We chat to the band in support of their new album, Day / To / Day.
Australian surf rock is often associated with coastal hubs like Wollongong, Byron Bay and Sydney’s Northern Beaches, with surf wax and salty hair.
Some of the genre’s biggest names like Skeggs and Hockey Dad tick these boxes to a tee, but Melbourne trio The Grogans are making their own mark on the scene.
Comprised of vocalist Quin Grunden, guitarist Angus Vasic and drummer Jordan Lewis, The Grogans make summer soundtracks that exude coastal vibes. Their jams oscillate between high tempo drums and rollicking guitars to hazy vocals over languid acoustic strums. Despite not being full-time beachside dwellers themselves, the guys manage to capture the essence of the laidback lifestyle with their own brand of surf rock.
The trio have been playing together since 2015, having linked up at high school thanks to a love of music and mutual friends. Though they were all dabbling in various musical projects at the time, The Grogans was the only one that really stuck.
“I was in another band at the same time we started jamming,” says Lewis.
“Yeah, I was in another little band at the same time and Gus was always in a thing with a couple other dudes as well, but in each band it was never like this,” Grunden adds.
“For me it was a bit more like, ‘I just love music, let’s just play in a band’, and this is still like that.”
“But we just kind of clicked with our music and each other, so it’s worked really well,” says Vasic, jumping in to finish his bandmate’s sentence.
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The easy back and forth between the boys is indicative of their dynamic, adding to each other’s statements to formulate fuller pictures and layering thought upon thought. It’s how they make their music too, with collaboration and a sharing of ideas being key components to their songwriting process.
“We all have a similar idea of what we like, and then we all have completely different ideas upon that, which is really good for making records I reckon,” Grunden explains. “We’ve got a good dynamic with similarities and differences.
“We’ll send each other demos being like ‘check this out’ and then it’s like ‘oh, let’s build off it’ and a lot of our songs come like that. We would never say ‘I wrote this song’ because if someone writes the guitar part to it, it’s all so collaborative so it’s just a joint sort of thing.”
For a band that work best when jamming in a room together, lockdown has made recording new material somewhat tricky. Lucky then that the bulk of their new album Day / To / Day was already written earlier in the year and the guys were able to put it together in between Victoria’s COVID waves.
“There were a couple of weeks where things sort of opened up, so we went away to Gus’ nan and pa’s place in Ocean Grove and just recorded the rest of what we needed there,” says Lewis of the album’s making.
“We did most of the album down there, maybe all but two songs,” Grunden adds.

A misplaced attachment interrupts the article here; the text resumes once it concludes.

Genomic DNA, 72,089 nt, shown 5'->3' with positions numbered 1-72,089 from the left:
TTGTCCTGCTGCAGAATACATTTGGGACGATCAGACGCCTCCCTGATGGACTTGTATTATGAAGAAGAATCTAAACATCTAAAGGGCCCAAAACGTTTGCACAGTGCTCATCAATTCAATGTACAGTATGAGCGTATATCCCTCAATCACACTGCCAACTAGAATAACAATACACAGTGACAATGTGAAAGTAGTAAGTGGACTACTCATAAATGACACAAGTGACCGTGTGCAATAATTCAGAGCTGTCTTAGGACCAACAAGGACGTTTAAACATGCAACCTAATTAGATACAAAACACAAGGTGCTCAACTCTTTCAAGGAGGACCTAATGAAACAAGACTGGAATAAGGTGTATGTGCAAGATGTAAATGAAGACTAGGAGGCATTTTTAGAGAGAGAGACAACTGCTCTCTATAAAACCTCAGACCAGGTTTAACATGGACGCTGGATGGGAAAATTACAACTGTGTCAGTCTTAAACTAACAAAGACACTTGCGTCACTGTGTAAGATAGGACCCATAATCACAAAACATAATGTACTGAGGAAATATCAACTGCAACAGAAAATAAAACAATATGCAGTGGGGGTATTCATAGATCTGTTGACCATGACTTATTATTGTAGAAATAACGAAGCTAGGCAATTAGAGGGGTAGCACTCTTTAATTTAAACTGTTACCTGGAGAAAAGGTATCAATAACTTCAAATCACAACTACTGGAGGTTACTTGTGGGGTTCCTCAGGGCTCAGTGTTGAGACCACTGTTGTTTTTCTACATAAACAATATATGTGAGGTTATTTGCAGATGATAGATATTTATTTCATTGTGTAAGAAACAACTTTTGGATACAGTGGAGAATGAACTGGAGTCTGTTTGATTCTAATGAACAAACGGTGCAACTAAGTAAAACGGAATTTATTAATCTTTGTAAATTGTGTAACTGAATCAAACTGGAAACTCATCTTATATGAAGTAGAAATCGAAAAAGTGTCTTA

The record is the band’s second studio album, although they’ve got a decent back catalogue of EPs and singles already under their belts. Sonically, Day / To / Day is still quintessentially Grogans, but listeners might pick up a few new influences that have crept their way in.
“I reckon there’s a lot more influences from the ‘60s, I think that’s a huge thing for this album,” says Grunden. “We’ve all been getting into those older cars and we listened to a lot of older records during this period and stuff, so I think that sorta just came naturally.
“Even songs like ‘Got A Girl’ that came out earlier, it’s just what we would write normally, like a surf rock song, but it just comes across a bit more nostalgic,” continues Grunden.
“We always set up our albums like we have our classic Grogans straight-down-the-middle surfy rocky songs that we write or whatever. Then we always seem to love playing acoustic so we’re like ‘ok, we’re gonna put some acoustic on it’ and then we’re like ‘ok, we don’t want it to be too soft’ and write a really rocky song. Then it sort of ends up being a shit show,” he finishes with a laugh.
Another influence that might not be so obvious to the listener but is to the band, was the setting in which the album was made. Nipping down the coast to Vasic’s grandparents’ place in Ocean Grove gave the trio a dedicated space to really knuckle down, but also peppered the record with acoustic nuances they wouldn’t have captured otherwise.
“Our album sounds like where we were in a way,” muses Grunden. “We’re so lucky that Gus’ family and Gus’ grandparents have this house in Ocean Grove, because while listening to it we’re like ‘oh, those drums were recorded down in the basement bit’.
“It’s just cool that we got to do it away from home, and it makes it feel different in a way.”
Having released the record as restrictions in Melbourne ease, the guys are hoping that they’ll get the chance to make up for lost time and play some launch shows in the not-too-distant future.
“I think we’ve had like one over-age gig and two maybe under-age gigs or something this year,” says Lewis. “We were supposed to go away the weekend that all the COVID restrictions came in, so it was good that we didn’t.”
“We’ve had stuff booked the whole time that we’ve had to either cancel or postpone,” adds Vasic.
“We keep booking in advance so we’ve got some stuff lined up already, but we’ll just have to wait and see.”
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